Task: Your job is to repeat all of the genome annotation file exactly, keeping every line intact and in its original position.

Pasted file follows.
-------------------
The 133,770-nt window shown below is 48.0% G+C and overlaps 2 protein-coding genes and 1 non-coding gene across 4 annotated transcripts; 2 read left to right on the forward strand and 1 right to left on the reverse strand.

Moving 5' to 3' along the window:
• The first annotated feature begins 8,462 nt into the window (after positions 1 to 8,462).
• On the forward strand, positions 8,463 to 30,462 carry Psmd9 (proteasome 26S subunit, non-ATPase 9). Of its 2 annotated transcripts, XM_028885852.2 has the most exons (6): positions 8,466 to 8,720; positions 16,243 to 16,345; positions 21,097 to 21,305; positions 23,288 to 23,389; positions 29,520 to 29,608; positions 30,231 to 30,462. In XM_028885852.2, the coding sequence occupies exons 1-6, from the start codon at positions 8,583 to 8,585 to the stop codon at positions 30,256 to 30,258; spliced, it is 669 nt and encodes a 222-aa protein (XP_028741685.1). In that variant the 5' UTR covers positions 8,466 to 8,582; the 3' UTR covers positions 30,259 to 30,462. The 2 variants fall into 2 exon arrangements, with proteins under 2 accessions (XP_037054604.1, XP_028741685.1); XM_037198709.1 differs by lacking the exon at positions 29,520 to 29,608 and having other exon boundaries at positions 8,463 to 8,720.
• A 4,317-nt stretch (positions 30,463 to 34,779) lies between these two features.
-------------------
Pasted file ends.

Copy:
The 133,770-nt window shown below is 48.0% G+C and overlaps 2 protein-coding genes and 1 non-coding gene across 4 annotated transcripts; 2 read left to right on the forward strand and 1 right to left on the reverse strand.

Moving 5' to 3' along the window:
• The first annotated feature begins 8,462 nt into the window (after positions 1 to 8,462).
• On the forward strand, positions 8,463 to 30,462 carry Psmd9 (proteasome 26S subunit, non-ATPase 9). Of its 2 annotated transcripts, XM_028885852.2 has the most exons (6): positions 8,466 to 8,720; positions 16,243 to 16,345; positions 21,097 to 21,305; positions 23,288 to 23,389; positions 29,520 to 29,608; positions 30,231 to 30,462. In XM_028885852.2, the coding sequence occupies exons 1-6, from the start codon at positions 8,583 to 8,585 to the stop codon at positions 30,256 to 30,258; spliced, it is 669 nt and encodes a 222-aa protein (XP_028741685.1). In that variant the 5' UTR covers positions 8,466 to 8,582; the 3' UTR covers positions 30,259 to 30,462. The 2 variants fall into 2 exon arrangements, with proteins under 2 accessions (XP_037054604.1, XP_028741685.1); XM_037198709.1 differs by lacking the exon at positions 29,520 to 29,608 and having other exon boundaries at positions 8,463 to 8,720.
• A 4,317-nt stretch (positions 30,463 to 34,779) lies between these two features.